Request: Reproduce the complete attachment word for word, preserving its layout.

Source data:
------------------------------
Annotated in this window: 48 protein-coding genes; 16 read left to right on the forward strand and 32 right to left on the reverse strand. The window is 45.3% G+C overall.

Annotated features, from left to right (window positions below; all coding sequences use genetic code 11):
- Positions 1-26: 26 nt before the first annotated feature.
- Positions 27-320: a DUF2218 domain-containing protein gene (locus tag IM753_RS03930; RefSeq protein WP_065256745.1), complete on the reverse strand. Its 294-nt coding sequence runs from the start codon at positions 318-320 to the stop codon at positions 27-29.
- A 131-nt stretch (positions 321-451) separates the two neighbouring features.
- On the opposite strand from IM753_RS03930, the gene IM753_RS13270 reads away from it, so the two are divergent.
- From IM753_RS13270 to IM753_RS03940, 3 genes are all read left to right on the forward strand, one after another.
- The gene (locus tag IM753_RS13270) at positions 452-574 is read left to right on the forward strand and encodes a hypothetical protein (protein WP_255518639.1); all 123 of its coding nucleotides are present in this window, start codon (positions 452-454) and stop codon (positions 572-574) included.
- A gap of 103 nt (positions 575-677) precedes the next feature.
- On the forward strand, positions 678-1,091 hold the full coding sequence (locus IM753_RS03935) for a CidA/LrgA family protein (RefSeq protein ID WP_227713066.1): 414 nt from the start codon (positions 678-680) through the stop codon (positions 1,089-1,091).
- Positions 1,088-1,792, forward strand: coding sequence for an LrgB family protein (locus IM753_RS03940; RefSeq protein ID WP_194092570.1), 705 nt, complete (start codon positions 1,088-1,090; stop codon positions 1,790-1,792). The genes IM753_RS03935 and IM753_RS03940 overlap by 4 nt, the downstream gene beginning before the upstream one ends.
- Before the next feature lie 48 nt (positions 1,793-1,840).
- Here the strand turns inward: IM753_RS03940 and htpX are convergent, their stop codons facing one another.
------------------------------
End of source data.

Annotated in this window: 48 protein-coding genes; 16 read left to right on the forward strand and 32 right to left on the reverse strand. The window is 45.3% G+C overall.

Annotated features, from left to right (window positions below; all coding sequences use genetic code 11):
- Positions 1-26: 26 nt before the first annotated feature.
- Positions 27-320: a DUF2218 domain-containing protein gene (locus tag IM753_RS03930; RefSeq protein WP_065256745.1), complete on the reverse strand. Its 294-nt coding sequence runs from the start codon at positions 318-320 to the stop codon at positions 27-29.
- A 131-nt stretch (positions 321-451) separates the two neighbouring features.
- On the opposite strand from IM753_RS03930, the gene IM753_RS13270 reads away from it, so the two are divergent.
- From IM753_RS13270 to IM753_RS03940, 3 genes are all read left to right on the forward strand, one after another.
- The gene (locus tag IM753_RS13270) at positions 452-574 is read left to right on the forward strand and encodes a hypothetical protein (protein WP_255518639.1); all 123 of its coding nucleotides are present in this window, start codon (positions 452-454) and stop codon (positions 572-574) included.
- A gap of 103 nt (positions 575-677) precedes the next feature.
- On the forward strand, positions 678-1,091 hold the full coding sequence (locus IM753_RS03935) for a CidA/LrgA family protein (RefSeq protein ID WP_227713066.1): 414 nt from the start codon (positions 678-680) through the stop codon (positions 1,089-1,091).
- Positions 1,088-1,792, forward strand: coding sequence for an LrgB family protein (locus IM753_RS03940; RefSeq protein ID WP_194092570.1), 705 nt, complete (start codon positions 1,088-1,090; stop codon positions 1,790-1,792). The genes IM753_RS03935 and IM753_RS03940 overlap by 4 nt, the downstream gene beginning before the upstream one ends.
- Before the next feature lie 48 nt (positions 1,793-1,840).
- Here the strand turns inward: IM753_RS03940 and htpX are convergent, their stop codons facing one another.